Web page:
Hubert Robert; painting by Élisabeth Louise Vigée Le Brun, 1788

Musée du Louvre, Paris

Hubert Robert; painting by Élisabeth Louise Vigée Le Brun, 1788

Currently on view at the National Gallery of Art, a retrospective of the work of Hubert Robert is the first of this prolific, protean, and outstandingly inventive eighteenth-century artist to be mounted in America. It is a reduced version of the more comprehensive exhibition that was shown in Paris last spring under the title “Hubert Robert, 1733–1808: Un peintre visionnaire.”1 The greatest painter of antiquities in eighteenth-century Europe, Robert would likely have welcomed the spaces afforded him in both venues. In Paris, the exhibition was installed in the galleries underneath I.M. Pei’s pyramid at the Louvre—a museum whose Grand Gallery was redesigned in the mid-1940s in accordance with Robert’s ideas for lighting and display. In Washington, it is handsomely hung in the stately rooms of John Russell Pope’s neoclassical West Building, in a city whose public buildings abound in columns, peristyles, colonnades, and cupolas.

The exhibitions, and the catalogs that accompany them, distill Robert’s prodigious output in paintings, watercolors, and drawings made over nearly half a century. Like the older artist François Boucher, Robert is thought to have produced no fewer than one thousand paintings and as many as ten thousand drawings. His friend the portraitist Élisabeth Louise Vigée Le Brun recalled that “he painted a picture as fast as he wrote a letter”; one of his protégés noted that he needed no more than one day to finish a large painting.

Robert’s paintings and drawings are to be found in most public collections, and they appear regularly at auction; but his facility and ubiquity have tended to diminish the regard in which he is held. Ingres acknowledged Robert’s talent but dismissed him as “only a decorator.”2 The Goncourt brothers, concerned to rehabilitate the art of the ancien régime, called him the “charming painter of witty ruins” but excluded him from their pantheon of artists.3 Renoir, by contrast, had little doubt of his stature. “That century which I adore produced great landscape artists,” he informed René Gimpel in April 1918. “I humbly consider not only that my art descends from Watteau, Fragonard, Hubert Robert, but even that I am one of them.”4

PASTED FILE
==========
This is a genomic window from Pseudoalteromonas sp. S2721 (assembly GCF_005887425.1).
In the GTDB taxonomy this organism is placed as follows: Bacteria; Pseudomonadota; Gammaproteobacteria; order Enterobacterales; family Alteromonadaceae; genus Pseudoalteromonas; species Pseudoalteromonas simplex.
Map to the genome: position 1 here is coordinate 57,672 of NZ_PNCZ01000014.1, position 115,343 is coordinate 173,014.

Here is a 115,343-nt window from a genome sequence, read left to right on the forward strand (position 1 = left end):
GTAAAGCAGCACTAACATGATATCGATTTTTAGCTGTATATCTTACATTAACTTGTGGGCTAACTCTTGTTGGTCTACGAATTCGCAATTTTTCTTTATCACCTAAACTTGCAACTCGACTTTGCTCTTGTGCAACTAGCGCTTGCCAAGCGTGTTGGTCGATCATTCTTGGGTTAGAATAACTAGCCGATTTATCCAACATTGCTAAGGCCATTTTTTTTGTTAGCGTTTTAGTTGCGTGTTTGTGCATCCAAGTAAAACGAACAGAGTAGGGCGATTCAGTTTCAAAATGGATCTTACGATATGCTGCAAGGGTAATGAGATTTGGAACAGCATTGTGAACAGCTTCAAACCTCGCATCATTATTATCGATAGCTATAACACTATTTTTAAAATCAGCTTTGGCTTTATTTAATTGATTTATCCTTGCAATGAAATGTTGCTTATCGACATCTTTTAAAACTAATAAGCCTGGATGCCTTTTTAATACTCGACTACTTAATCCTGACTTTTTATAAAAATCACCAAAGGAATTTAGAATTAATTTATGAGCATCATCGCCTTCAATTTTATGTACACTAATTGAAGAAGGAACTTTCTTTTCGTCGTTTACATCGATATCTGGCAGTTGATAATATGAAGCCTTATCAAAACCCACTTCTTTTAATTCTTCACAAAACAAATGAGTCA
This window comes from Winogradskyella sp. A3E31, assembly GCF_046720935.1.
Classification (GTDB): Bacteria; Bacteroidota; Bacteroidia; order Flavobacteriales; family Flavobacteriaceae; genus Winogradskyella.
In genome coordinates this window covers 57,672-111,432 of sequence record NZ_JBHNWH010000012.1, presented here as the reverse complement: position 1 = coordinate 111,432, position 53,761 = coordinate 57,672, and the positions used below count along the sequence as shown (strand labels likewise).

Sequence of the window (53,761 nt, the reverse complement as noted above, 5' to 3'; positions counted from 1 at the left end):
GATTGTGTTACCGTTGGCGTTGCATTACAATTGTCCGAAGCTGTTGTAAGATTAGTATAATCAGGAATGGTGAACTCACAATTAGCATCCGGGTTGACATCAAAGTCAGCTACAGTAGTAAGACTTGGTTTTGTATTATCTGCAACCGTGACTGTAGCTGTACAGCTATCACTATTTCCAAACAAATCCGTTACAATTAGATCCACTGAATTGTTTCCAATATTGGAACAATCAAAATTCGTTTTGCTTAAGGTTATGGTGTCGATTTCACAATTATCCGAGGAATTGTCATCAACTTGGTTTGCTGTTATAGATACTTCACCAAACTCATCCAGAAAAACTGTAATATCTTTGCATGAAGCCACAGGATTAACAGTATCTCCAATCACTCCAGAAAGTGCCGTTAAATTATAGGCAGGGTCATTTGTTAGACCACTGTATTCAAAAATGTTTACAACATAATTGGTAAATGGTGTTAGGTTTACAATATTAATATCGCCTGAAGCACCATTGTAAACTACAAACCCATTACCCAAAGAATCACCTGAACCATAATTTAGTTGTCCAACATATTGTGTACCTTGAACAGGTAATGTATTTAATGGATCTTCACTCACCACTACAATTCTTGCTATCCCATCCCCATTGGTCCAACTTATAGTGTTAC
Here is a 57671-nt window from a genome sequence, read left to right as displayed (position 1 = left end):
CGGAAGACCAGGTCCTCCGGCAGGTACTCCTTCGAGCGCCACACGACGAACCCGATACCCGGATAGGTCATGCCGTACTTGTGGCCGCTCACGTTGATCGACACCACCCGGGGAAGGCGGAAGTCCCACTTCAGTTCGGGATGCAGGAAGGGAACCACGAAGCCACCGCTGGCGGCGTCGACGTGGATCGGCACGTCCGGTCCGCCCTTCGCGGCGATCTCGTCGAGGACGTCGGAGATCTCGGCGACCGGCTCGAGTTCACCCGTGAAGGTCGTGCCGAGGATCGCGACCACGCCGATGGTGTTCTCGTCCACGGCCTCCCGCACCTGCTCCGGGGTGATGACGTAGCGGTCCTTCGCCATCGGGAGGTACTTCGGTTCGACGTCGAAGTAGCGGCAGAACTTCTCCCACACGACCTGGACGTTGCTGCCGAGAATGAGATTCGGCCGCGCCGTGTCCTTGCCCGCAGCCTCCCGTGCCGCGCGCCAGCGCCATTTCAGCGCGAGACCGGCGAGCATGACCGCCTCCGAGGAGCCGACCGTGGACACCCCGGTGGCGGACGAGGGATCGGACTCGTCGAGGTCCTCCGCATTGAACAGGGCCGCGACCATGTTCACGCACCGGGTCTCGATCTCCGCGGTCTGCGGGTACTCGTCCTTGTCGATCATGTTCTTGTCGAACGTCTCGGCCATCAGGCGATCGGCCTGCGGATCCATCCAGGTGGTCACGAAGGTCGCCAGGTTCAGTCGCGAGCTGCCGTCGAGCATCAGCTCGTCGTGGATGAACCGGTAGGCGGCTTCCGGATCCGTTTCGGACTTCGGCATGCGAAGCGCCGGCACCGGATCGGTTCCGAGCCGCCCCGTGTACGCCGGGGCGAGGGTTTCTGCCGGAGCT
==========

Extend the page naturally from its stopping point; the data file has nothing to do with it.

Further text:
Robert was the best-educated and most-favored artist of the ancien régime. His parents were body servants in the household of François Joseph de Choiseul, marquis de Stainville (1700–1770), who came to Paris in 1726 as the envoy of the dukes of Lorraine and Bar at the court of Louis XV. In 1745, at the age of twelve, Robert entered the prestigious Collège de Navarre, founded in 1305, and for the next six years pursued a classical education there. He remained an able Latinist, translating Virgil with his patron, the bailli de Breteuil, in Rome in the early 1760s, and peppering his compositions with meticulous (and mostly accurate) quotations from the Roman authors.

Robert’s parents seem to have destined him for ecclesiastical office, but in 1751 he began an apprenticeship in the studio of the sculptor Michel-Ange Slodtz (1705–1764), also a designer of court festivals. Slodtz had lived and worked in Rome for more than seventeen years and must have imbued the young artist with a desire to go there. An opportunity presented itself in the autumn of 1754, when Robert, aged twenty-one, joined the retinue of Étienne François, comte de Stainville (1719–1785)—son of his parents’ employer and the future duc de Choiseul—who left for Rome to assume his post as French ambassador at the court of Pope Benedict XIV.

Thanks to Choiseul’s good offices and his agreement to cover expenses, against all the rules Robert was given room and board at the Palazzo Mancini, premises of the French Academy in Rome. His “infinite ardour” and talent “for painting architecture” won him the support of Charles Natoire (1700–1777), director of the academy, and, more importantly, of the latter’s superior in Paris, the directeur-général des Bâtiments du Roi, Abel-François Poisson de Vandières, marquis de Marigny (1727–1781). For nearly five years Robert was an unofficial pensionnaire at Choiseul’s expense, but his situation was regularized in August 1759 when he was granted official status at the French Academy. He remained a student there until February 1763, when he moved to nearby quarters in the Palazzo di Malta as a guest of the connoisseur and ambassador of the Order of Malta to the Holy See, Jacques-Laure le Tonnelier, bailli de Breteuil (1723–1785), whose hospitality continued until July 1765. Only then, after ten years and nine months in the Eternal City, did Robert return home to Paris.

Hubert Robert: Capriccio with the Portico of the Pantheon and a Statue of Hercules and Antaeus, 22 11/16 x 26 7/16 inches, 1774

Albertina, Vienna

Hubert Robert: Capriccio with the Portico of the Pantheon and a Statue of Hercules and Antaeus, 22 11/16 x 26 7/16 inches, 1774